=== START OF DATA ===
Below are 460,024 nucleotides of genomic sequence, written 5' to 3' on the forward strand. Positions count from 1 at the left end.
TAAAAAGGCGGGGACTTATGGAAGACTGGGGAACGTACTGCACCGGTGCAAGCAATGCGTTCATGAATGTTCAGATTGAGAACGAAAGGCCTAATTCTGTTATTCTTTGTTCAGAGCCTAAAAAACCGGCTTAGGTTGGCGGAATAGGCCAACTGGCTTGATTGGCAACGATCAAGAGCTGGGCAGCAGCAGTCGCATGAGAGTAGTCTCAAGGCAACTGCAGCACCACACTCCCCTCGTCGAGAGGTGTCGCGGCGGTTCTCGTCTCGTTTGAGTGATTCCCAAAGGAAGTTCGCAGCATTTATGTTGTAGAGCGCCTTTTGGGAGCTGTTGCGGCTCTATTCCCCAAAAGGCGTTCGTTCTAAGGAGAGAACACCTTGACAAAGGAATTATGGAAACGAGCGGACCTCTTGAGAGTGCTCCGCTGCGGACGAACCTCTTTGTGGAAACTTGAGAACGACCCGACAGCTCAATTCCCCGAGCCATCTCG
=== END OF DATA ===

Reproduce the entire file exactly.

Below are 460,024 nucleotides of genomic sequence, written 5' to 3' on the forward strand. Positions count from 1 at the left end.
TAAAAAGGCGGGGACTTATGGAAGACTGGGGAACGTACTGCACCGGTGCAAGCAATGCGTTCATGAATGTTCAGATTGAGAACGAAAGGCCTAATTCTGTTATTCTTTGTTCAGAGCCTAAAAAACCGGCTTAGGTTGGCGGAATAGGCCAACTGGCTTGATTGGCAACGATCAAGAGCTGGGCAGCAGCAGTCGCATGAGAGTAGTCTCAAGGCAACTGCAGCACCACACTCCCCTCGTCGAGAGGTGTCGCGGCGGTTCTCGTCTCGTTTGAGTGATTCCCAAAGGAAGTTCGCAGCATTTATGTTGTAGAGCGCCTTTTGGGAGCTGTTGCGGCTCTATTCCCCAAAAGGCGTTCGTTCTAAGGAGAGAACACCTTGACAAAGGAATTATGGAAACGAGCGGACCTCTTGAGAGTGCTCCGCTGCGGACGAACCTCTTTGTGGAAACTTGAGAACGACCCGACAGCTCAATTCCCCGAGCCATCTCG